Read your mortgage to see if you can prepay without being charged a fee. If it has no prepayment penalty clause, you can prepay in one of two ways: by increasing your monthly payments or by paying one lump sum.
If you decide to make larger monthly payments, tell your lender you are going to do so. Then write these words on each check: Extra principal payment included. Watch your statements; the bank may simply credit the extra money toward subsequent installments rather than reducing your principal. Before making a lump-sum payment, discuss it with your lender.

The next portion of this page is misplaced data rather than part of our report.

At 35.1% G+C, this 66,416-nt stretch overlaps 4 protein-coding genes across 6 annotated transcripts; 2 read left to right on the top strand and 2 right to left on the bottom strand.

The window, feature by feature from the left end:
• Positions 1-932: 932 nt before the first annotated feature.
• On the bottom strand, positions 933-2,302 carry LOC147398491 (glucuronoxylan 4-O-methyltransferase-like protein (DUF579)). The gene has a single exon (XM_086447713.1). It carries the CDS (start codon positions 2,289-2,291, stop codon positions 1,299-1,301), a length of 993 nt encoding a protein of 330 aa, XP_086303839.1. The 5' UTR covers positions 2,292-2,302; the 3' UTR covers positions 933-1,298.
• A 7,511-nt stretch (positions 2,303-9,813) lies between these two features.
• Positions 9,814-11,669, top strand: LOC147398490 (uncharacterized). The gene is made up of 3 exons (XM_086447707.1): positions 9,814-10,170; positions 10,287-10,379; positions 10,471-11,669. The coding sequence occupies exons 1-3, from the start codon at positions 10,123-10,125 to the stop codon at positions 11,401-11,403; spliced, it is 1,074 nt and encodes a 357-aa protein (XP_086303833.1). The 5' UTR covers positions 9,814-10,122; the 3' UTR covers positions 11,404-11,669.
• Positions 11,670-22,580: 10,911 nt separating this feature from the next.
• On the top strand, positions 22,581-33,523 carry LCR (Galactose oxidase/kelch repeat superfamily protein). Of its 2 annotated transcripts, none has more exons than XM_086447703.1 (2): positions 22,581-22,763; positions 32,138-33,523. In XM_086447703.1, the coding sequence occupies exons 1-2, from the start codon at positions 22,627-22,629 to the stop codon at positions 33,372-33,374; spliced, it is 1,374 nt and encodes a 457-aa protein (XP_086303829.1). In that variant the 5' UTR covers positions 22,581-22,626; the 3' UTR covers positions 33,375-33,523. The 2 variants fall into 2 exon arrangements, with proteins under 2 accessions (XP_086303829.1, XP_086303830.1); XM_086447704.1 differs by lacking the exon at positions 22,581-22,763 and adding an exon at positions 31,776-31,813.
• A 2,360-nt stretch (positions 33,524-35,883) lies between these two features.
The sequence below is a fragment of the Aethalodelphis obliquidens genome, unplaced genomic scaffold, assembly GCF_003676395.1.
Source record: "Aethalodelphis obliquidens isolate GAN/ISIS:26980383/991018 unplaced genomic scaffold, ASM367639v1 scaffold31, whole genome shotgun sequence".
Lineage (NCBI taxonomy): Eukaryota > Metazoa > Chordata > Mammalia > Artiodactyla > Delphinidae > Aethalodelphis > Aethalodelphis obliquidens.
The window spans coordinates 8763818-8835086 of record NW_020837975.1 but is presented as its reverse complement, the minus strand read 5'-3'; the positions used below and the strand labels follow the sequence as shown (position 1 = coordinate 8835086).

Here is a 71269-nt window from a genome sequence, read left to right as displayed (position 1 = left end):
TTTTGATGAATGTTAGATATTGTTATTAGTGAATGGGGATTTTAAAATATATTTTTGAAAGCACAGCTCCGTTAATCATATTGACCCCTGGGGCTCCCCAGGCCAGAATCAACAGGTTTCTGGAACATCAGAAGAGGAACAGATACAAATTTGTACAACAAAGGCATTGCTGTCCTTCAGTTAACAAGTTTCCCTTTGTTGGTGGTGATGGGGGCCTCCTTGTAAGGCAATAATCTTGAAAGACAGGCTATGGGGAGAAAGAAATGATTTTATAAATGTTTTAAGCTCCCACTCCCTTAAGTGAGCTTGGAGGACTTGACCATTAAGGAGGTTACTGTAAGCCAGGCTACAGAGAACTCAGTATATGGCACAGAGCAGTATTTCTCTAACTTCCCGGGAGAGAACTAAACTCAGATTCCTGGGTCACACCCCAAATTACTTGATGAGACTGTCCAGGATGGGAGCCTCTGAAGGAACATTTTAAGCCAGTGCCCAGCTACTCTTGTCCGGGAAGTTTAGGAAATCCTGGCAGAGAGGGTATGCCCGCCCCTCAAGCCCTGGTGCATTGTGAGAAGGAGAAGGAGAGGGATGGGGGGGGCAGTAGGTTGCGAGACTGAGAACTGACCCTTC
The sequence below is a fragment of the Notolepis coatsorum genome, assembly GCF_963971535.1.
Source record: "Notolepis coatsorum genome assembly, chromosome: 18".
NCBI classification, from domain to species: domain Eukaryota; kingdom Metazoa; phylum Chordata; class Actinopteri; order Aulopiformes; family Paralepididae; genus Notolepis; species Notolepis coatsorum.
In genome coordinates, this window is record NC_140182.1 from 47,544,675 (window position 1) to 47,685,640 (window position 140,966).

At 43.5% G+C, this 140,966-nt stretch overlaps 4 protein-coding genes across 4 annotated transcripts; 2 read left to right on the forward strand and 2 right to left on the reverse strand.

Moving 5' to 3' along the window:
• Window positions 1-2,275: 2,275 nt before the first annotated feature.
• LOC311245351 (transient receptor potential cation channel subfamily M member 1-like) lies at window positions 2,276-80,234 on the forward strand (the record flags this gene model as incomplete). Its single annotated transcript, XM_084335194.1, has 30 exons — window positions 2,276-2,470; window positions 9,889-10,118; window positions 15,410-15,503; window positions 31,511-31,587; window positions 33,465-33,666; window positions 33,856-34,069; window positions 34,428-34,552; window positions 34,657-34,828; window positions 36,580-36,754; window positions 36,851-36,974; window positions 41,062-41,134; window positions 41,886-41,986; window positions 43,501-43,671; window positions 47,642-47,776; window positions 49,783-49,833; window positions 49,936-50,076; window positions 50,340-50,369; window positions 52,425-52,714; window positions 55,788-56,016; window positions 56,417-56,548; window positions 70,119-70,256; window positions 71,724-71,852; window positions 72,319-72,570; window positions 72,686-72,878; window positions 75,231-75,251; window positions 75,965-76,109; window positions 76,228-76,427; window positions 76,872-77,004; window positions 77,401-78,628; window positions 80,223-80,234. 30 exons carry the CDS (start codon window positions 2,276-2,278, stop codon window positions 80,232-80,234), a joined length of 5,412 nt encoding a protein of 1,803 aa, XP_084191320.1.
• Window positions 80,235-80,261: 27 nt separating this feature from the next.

During the first few years of a mortgage, most of your monthly payment goes toward
interest. If you have a $65.000 mortgage at 13.5 percent, you may pay $200.000 in interest
over a period of 30 years. Prepaying during the first 5 years can save much of that money.
Prepaying may not be to your advantage, however. If you have been paying the mortgage
for 5 years or more, you may have already paid most of the interest. If you have a mortgage at a low, fixed rate you might want to continue your monthly payments and put your extra
money into a higher-interest savings account or in an investment. The bigger payments may leave you short of cash. Or you may need the tax deduction your mortgage interest payments allow.
Before making a decision, study your mortgage agreement and examine your financial situation carefully.